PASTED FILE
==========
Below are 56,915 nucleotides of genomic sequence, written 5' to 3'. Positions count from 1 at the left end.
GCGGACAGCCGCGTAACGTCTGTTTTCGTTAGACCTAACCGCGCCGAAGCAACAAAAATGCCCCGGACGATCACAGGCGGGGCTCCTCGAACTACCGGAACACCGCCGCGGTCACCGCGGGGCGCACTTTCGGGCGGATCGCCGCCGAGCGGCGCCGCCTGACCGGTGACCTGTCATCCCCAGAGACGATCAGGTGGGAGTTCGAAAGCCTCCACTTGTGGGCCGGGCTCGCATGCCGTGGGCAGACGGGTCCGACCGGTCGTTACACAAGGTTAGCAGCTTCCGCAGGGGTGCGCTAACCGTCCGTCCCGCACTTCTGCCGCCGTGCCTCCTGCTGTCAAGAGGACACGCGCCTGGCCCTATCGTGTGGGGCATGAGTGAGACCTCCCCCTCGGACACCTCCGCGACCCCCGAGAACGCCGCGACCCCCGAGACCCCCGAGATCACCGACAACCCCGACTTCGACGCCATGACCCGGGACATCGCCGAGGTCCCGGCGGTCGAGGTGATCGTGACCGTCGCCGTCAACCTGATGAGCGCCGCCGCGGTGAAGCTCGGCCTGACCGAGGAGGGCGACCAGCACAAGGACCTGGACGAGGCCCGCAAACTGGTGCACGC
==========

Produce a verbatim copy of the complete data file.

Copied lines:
Below are 56,915 nucleotides of genomic sequence, written 5' to 3'. Positions count from 1 at the left end.
GCGGACAGCCGCGTAACGTCTGTTTTCGTTAGACCTAACCGCGCCGAAGCAACAAAAATGCCCCGGACGATCACAGGCGGGGCTCCTCGAACTACCGGAACACCGCCGCGGTCACCGCGGGGCGCACTTTCGGGCGGATCGCCGCCGAGCGGCGCCGCCTGACCGGTGACCTGTCATCCCCAGAGACGATCAGGTGGGAGTTCGAAAGCCTCCACTTGTGGGCCGGGCTCGCATGCCGTGGGCAGACGGGTCCGACCGGTCGTTACACAAGGTTAGCAGCTTCCGCAGGGGTGCGCTAACCGTCCGTCCCGCACTTCTGCCGCCGTGCCTCCTGCTGTCAAGAGGACACGCGCCTGGCCCTATCGTGTGGGGCATGAGTGAGACCTCCCCCTCGGACACCTCCGCGACCCCCGAGAACGCCGCGACCCCCGAGACCCCCGAGATCACCGACAACCCCGACTTCGACGCCATGACCCGGGACATCGCCGAGGTCCCGGCGGTCGAGGTGATCGTGACCGTCGCCGTCAACCTGATGAGCGCCGCCGCGGTGAAGCTCGGCCTGACCGAGGAGGGCGACCAGCACAAGGACCTGGACGAGGCCCGCAAACTGGTGCACGC